2003-01-18: Makers of Rome

Makers of Rome (tr. 1965)

by Plutarch (ca. 100); translated by Ian Scott-Kilvert (1917-1989)

Scott-Kilvert has selected from Plutarch’s Lives to form a sequence from Corialanus (-5C) to Mark Antony (80-30BCE). The result shows something of the changes in Roman attitudes through the period from the kingdom to the beginning of the empire. I found it interesting for that reason. In addition, he provides an appendix giving some historical treatment or supposition to the Antony/Cleopatra story, aside from Plutarch’s (biased by the sources he had) and Shakespeare’s (dramatized, based on Plutarch) versions.

There are useful nuggets of apparent fact, such as these:

[From Cato the Elder, 234 – 149 BC] Ten years after his consulship Cato became a candidate for the censorship. This office was regarded as the crowning achievement of a Roman civic life, and in a sense the culminating achievement of a political career. Its powers were very extensive and they included the right to inquire into the lives of and manners of the citizens. The Romans did not think it proper that anyone should be left free to follow his personal preferences and appetites, whether in marriage, the begetting of children, the regulation of his daily life, or the entertainment of his friends, without a large measure of surveillance and control. They believed that a man’s true character was more clearly revealed in his private life than in his public or political career, and they therefore chose two officials, one from among the so-called patricians and the other a plebeian, whose duty it was to watch, regulate, and punish any tendency to indulge in licentious or voluptuous habits and to depart from the traditional and established way of living. These officers were known as censors, and they had authority to degrade a Roman knight or to expel a senator who led a vicious or disorderly life. They also carried out a general census of property, kept a register of all the citizens according to their social and political classification, and exercised various other important powers.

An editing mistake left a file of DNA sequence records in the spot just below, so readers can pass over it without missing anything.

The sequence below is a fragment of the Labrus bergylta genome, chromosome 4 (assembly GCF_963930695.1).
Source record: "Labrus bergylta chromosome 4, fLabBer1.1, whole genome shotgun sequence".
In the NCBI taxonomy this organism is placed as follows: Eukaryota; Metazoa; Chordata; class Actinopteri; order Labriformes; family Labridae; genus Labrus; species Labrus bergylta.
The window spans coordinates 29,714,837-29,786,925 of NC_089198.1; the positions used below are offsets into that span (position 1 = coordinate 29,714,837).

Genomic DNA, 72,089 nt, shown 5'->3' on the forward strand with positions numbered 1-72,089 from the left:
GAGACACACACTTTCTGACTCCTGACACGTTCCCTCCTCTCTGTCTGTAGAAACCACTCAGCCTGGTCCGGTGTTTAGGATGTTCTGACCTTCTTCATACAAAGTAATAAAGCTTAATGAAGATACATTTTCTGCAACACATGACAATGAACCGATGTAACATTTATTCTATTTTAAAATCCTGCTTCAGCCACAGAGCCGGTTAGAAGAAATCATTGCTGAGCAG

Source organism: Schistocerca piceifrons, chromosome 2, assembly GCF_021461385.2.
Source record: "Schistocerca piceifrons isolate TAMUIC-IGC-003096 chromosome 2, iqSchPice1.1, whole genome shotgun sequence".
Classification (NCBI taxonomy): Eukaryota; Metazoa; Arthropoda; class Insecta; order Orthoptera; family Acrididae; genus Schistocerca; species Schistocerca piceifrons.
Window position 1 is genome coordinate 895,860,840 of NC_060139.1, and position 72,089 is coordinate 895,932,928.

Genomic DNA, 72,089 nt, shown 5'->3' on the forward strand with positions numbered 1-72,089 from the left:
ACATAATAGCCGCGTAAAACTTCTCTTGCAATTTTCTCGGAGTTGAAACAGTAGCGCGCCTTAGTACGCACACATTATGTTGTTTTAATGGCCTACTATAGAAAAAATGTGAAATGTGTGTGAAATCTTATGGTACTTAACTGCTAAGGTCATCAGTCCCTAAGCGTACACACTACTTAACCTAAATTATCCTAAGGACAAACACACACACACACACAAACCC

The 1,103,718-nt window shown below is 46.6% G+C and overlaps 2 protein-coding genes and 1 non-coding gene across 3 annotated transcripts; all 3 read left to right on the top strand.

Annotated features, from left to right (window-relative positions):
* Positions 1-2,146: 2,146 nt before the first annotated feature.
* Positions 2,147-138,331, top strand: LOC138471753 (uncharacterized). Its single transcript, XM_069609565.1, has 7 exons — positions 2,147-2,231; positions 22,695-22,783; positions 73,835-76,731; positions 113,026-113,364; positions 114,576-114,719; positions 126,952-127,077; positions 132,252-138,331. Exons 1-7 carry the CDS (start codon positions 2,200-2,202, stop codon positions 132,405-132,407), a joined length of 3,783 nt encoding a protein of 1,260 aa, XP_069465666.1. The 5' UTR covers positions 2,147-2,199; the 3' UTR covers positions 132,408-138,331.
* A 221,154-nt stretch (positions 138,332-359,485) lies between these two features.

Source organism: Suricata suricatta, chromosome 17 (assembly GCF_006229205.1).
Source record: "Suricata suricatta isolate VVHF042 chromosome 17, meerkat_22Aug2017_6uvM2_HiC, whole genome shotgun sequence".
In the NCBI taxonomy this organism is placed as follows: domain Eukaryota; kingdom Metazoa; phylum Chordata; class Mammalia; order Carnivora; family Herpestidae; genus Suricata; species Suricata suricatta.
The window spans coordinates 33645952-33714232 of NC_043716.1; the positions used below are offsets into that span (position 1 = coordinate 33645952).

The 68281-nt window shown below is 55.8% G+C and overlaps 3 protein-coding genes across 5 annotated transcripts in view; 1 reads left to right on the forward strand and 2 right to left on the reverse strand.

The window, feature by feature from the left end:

[From Tiberius Gracchus, 163 – 133 BC] Whenever the Romans annexed land from their neighbours as a result of their wars, it was their custom to put a part up for sale by auction: the rest was made common land and was distributed among the poorest and most needy of the citizens, who were allowed to cultivate it on payment of a small rent to the public treasury. When the rich began to outbid and drive out the poor by offering higher rentals, a law was passed which forbade any one individual to hold more than 500 jugera [about 310 acres] of land. For a while this law restrained the greed of the rich and helped the poor, who were enabled to remain on the land which they had rented, so that each of them could occupy the allotment which he had originally been granted. But after a time the rich men in the neighbourhood by using the names of fictitious tenants, contrived to transfer many of these holdings to themselves, and finally they openly took possession of the greater part of the land under their own names. The poor, when they found themselves forced off the land, became more and more unwilling to volunteer for military service or even to raise a family. The result was a rapid decline of the class of free-holders all over Italy, their place being taken by gangs of foreign slaves, whom the rich employed to cultivate the estates from which they had driven off the free citizens.

Several aspects of the class conflicts among Romans during the Republic are illustrated in the Lives selected by Scott-Kilvert. Unfortunately, these illustrations are not systematic. It will still be necessary to consult a more modern history.


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